One of my strongest hives a few months ago, which I had attempted a walk-away split giving each split more than 10 medium frames of eggs and brood. The portion that wound up with the queen had absconded the next day, leaving behind 13 medium frames of predominantly very young larva, but nothing else. The queenless portion has first raised two virgins and lost them, perhaps on mating flights. I then tried to newspaper join them with a queenright nuc, but this did not succeed. Recently they raised a third virgin, but she has also vanished. Throughout I have been keeping them going with frames of eggs and emerging brood from other colonies. They have just started another round of queen cells from the most recent frame of eggs given them. I really don't wish to wait for this next virgin to fail too.
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1} move this hive about 100 feet away;
2} place an empty hive with a queen excluder at the entrance in case an errant virgin queen tries to return;
3} install a queenright nuc into this hive;
4} let the field bees from the original hive gradually return to the original location and join the nuc.
This is a strong, 5 deep frame nuc -- I plan to temporarily permit their frames to hang down in an open area within two medium supers with medium frames on both sides and on both levels. Once the colony expands onto the medium frames I will return the deeps to the nuc and manage the nuc so it again raises itself another open mated Cordovan Italian queen.
What's the weather been like? I've had similar experiences, which were almost certainly down to mating failure, since the weather was poor, and that strain had persistent problems with this. I got rid of them in the end.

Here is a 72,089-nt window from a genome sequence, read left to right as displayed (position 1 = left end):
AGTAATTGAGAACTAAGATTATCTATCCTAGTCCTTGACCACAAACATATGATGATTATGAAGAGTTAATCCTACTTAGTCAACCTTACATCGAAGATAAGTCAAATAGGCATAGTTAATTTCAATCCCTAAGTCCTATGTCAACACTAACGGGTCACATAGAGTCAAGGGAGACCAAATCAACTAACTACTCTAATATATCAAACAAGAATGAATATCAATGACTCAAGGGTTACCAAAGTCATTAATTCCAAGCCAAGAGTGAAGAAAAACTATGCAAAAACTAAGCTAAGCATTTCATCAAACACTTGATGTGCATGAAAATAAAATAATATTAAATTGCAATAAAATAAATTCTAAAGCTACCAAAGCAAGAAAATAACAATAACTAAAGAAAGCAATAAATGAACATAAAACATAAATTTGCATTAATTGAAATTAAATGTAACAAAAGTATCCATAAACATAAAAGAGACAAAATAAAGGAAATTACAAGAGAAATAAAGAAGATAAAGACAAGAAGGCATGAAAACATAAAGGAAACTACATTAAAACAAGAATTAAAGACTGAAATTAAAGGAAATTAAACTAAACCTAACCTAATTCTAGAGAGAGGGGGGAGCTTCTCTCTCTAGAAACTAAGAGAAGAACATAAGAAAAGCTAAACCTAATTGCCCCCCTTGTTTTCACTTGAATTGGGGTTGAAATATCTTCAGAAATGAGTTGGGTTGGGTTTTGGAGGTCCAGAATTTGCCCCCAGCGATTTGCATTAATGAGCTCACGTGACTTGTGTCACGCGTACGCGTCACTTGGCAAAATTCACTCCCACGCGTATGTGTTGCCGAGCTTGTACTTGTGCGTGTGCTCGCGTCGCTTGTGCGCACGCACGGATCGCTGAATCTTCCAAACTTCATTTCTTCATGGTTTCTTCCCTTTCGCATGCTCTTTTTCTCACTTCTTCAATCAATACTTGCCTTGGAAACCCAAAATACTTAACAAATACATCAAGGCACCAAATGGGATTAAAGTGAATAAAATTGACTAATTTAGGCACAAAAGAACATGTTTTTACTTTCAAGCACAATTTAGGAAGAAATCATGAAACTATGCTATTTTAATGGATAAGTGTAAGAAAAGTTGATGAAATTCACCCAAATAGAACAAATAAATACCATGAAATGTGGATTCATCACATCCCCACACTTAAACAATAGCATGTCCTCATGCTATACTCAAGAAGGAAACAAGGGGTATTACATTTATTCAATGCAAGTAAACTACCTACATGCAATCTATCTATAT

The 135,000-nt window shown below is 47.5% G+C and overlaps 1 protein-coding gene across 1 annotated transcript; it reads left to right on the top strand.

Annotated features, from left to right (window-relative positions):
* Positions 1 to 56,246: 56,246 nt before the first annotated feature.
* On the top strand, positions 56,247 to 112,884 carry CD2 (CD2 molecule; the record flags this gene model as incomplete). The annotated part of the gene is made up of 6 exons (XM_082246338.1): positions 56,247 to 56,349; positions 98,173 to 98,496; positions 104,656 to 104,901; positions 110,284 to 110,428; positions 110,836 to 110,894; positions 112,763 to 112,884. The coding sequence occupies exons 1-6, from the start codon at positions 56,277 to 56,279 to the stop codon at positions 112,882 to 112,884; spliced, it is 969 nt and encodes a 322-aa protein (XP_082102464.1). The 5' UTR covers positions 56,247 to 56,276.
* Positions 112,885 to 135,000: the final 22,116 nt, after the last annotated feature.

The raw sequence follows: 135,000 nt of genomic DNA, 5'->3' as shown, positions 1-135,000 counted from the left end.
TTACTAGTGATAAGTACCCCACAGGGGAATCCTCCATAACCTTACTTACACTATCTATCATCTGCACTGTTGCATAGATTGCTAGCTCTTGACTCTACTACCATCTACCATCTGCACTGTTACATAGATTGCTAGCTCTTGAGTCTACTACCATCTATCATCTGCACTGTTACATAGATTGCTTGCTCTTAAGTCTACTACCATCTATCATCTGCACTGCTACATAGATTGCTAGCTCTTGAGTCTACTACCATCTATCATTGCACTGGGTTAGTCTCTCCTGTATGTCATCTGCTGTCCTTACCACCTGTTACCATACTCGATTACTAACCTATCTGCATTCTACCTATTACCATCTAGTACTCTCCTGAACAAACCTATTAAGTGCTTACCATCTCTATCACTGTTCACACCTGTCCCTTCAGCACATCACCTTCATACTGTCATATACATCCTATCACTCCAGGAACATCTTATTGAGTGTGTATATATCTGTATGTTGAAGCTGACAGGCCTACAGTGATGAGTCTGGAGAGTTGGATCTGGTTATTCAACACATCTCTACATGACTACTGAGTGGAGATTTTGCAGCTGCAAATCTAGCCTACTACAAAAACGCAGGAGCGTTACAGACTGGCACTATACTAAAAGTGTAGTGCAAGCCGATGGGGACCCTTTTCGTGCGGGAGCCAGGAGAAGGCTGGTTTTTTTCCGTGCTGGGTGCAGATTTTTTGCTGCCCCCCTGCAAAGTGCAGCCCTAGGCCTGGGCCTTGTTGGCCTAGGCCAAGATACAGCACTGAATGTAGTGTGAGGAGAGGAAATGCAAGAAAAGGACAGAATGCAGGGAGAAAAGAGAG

You may have something there. We began having very strong afternoon--early evening storms almost every afternoon beginning soon after I began the split attempt with this colony. Two other colonies and two nucs have done better -- all were successful with their first virgins except one -- they lost their first virgin, but made it with their second try. This is the nuc I am using to bring a queen to the queenless.
This is also an attempt to introduce new blood. Originally this hive was one of my "open mated feral survivor" colonies. I have been attempting to get them queened with an open mated Cordovan Italian.
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I just finished the plan. Here is how it actually went:
1) I set up a bottom board about 100 feet away from the apiary;
2) I took the top super from the hive and placed it on the bottom board 100 feet away;
3) I then placed an empty super on top of this hive and moved the frames from the old super into it (the old hive's bottom board was screwed on and I didn't want to bother with releasing it);
4) I did not bother with a queen excluder;
5) I left the brood and queen cells with the old hive and inserted the nuc frames with laying queen (open mated Cordovan Italian) centered in the upper medium super;
6) I plan to move all brood containing frames to the new hive tomorrow after shaking any bees off in front of the old hive and destoying any live queen cells.
If there are bees remaining in the old hive after all brood is removed I will shake them out and then reclaim the equipment. I'm sure the bees will join whichever hive they are accepted in.
Well, this morning I began collecting frames of brood from the top super of the old hive (to give to the new colony at the old location) and when I got to the frame which I had most recently given them with eggs for emergency queen rearing, it had several, now sealed, emergency queen cells, but surprise, nearly every empty worker cell had an egg placed neatly in their bottoms? So I started looking more carefully and I began gently poking wherever small groups of bees were cluster-piled on the comb surface. Under one of the piles was a very nicely shaped Cordovan Italian queen (most-likely open mated as planned). She had her head tucked into an open cell and was gripping the comb while immobile, the bees were strategically piled around and over her so the fewest of them could completely conceal her presence. Curious that she was immediately adjacent to the queen cells on this frame, yet hadn't destroyed them.
I had just recreated the nuc, so they will be busy raising even another open mated Cordovan Italian queen.
Now I have two queenright hives when I thought I would only have one. The bees can still keep me guessing.